A supernova is the terminal explosion of a dying star, but scientists have discovered a very unusual example. It doesn't seem to follow the normal pattern. So what is the normal pattern? A question for our science reporter Paul Rinkon.
Well, the normal pattern is that when a star is coming to the end of its life, it can go one of two ways. It can either collapse into a black hole, or it can explode in this massive energetic event called a supernova. And that releases the energy equivalent to 100 million suns over quite a short space of time - about 100 days. What happened in this case is that it continued for a much longer time. And that's something that people haven't seen before. Astronomers hadn't seen this before, and this seems like a very very unusual object.
And when you say a much longer time…?
Yeah. So the typical period duration for a supernova is about 100 days. It doesn't go beyond that. But this one continued for 600 days, and it continued releasing energy. There was no let up. So it released probably the amount of energy about 600 million suns, equivalent to that.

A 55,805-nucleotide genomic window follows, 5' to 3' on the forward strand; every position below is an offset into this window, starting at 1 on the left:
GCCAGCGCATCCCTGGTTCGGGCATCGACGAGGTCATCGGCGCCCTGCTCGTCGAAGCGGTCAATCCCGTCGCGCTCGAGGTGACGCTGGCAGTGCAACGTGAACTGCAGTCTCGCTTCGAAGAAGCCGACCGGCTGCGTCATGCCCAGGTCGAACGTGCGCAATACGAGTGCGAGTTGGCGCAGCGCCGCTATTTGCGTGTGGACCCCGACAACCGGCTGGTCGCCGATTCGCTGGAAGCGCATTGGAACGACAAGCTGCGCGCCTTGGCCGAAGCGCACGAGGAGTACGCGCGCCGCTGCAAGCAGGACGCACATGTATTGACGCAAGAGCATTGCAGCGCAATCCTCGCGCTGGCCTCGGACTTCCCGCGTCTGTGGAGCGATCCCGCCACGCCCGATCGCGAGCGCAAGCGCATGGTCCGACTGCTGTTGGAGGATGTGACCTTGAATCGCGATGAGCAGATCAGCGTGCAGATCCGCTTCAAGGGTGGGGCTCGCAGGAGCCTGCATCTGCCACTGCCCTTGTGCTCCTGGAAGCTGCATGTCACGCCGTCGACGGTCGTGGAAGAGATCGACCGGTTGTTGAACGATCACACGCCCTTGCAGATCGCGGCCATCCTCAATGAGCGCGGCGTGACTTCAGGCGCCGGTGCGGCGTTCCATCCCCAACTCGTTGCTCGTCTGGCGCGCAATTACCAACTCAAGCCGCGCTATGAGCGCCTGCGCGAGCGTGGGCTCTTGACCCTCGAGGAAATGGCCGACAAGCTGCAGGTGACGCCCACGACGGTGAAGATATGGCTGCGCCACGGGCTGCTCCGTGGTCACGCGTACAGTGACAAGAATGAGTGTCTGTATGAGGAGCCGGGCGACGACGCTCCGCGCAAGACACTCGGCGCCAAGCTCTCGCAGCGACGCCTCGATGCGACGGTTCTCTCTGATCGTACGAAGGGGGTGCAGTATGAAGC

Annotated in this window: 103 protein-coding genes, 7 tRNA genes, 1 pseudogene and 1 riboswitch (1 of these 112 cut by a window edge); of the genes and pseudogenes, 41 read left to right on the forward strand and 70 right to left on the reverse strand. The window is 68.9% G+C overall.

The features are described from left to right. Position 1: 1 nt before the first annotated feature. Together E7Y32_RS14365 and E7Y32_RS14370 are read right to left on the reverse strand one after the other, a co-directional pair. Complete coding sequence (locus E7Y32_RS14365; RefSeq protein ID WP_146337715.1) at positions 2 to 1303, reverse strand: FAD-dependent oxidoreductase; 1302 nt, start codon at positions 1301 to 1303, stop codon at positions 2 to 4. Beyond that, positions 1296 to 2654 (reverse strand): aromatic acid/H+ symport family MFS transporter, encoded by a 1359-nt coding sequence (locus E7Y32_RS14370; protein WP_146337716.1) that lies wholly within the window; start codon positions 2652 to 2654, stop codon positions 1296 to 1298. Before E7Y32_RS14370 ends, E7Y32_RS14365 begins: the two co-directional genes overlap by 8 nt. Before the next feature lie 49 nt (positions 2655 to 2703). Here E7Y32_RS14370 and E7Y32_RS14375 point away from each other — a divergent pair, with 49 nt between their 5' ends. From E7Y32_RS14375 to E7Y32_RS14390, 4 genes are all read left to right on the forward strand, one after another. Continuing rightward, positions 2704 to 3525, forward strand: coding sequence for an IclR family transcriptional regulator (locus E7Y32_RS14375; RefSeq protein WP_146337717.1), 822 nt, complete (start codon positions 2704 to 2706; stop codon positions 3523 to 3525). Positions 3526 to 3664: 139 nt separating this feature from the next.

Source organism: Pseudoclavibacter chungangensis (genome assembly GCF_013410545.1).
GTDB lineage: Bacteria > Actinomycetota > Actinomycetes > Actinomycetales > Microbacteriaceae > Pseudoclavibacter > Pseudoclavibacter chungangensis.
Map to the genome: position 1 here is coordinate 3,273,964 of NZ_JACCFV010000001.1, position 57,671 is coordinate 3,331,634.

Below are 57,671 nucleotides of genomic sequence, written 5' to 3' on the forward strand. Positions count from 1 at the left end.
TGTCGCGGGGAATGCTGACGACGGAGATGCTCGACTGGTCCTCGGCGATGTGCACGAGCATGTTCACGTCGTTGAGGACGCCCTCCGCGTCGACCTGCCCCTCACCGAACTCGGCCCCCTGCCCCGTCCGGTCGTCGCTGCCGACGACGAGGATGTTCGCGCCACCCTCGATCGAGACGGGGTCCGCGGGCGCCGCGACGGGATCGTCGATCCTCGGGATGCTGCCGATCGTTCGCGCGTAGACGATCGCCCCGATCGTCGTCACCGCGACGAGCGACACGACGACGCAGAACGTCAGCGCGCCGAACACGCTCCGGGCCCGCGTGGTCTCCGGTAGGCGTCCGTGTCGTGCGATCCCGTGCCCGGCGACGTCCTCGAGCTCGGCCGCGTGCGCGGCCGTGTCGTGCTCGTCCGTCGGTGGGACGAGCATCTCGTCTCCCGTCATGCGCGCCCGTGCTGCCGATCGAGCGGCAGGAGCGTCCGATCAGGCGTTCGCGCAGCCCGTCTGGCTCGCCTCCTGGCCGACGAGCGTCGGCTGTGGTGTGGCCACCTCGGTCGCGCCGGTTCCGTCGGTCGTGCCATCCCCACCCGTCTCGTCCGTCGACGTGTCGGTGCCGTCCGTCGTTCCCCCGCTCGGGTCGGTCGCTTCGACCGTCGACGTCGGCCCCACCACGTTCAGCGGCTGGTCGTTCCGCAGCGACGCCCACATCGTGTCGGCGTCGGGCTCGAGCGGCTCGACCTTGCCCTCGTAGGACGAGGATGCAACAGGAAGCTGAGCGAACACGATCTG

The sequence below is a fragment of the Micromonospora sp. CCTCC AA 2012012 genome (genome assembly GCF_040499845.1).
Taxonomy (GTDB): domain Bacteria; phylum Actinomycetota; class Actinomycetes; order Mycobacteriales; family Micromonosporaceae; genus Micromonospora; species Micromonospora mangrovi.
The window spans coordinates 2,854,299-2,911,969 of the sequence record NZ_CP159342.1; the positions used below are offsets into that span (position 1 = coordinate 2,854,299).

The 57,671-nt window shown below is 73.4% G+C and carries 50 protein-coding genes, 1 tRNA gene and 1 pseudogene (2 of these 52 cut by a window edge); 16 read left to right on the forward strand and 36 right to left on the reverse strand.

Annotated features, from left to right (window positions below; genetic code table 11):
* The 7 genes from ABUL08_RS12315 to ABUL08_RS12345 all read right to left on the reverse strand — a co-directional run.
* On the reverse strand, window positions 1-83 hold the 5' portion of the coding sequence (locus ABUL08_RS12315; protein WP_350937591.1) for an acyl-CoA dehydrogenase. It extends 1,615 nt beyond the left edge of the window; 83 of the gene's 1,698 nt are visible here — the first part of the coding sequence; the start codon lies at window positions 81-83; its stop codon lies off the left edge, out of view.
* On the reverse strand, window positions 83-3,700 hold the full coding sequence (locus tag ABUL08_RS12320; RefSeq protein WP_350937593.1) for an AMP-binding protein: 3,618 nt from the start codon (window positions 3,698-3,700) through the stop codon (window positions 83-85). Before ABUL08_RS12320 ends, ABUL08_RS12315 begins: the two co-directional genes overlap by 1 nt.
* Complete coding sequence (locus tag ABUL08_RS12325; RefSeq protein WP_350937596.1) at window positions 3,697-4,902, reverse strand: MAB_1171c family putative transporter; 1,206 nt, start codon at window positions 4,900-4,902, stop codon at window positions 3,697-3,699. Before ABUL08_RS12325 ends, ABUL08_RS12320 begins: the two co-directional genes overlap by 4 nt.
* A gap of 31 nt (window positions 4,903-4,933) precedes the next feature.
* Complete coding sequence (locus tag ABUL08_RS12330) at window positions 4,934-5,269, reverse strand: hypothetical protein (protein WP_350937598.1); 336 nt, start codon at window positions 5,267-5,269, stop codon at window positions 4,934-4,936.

And what scientists think this means?
Well, what they think it means is that perhaps this is a very unusual type of sun that got so massive, got so big, and got so hot, that it actually produced antimatter in its core. Now this is the actual the opposite of matter. And what happens in this case is that the sun gets violently unstable, and instead of exploding in just one big go releasing all its energy and then it's gone it's reduced to this tiny neutron star, it kind of just lets it out slowly.
Now you keep saying that this is a very unusual event. Does this mean that they are going to have to rethink the way that they look at a supernova, or is this just a huge very energetic blip?
I think the universe is so big, and we haven't sampled enough of the sky. And we just haven't seen these stars before. What's also interesting is that they've seen something. They've seen an explosion from this object before - 50 years ago. And they just cannot explain that. So this may actually have been instead of 600 days, it may have been going off essentially in its death throes for 60 years or longer and letting out these short explosions without actually destroying itself in one massive supernova as happens with most stars.
That was our science reporter Paul Rinkon.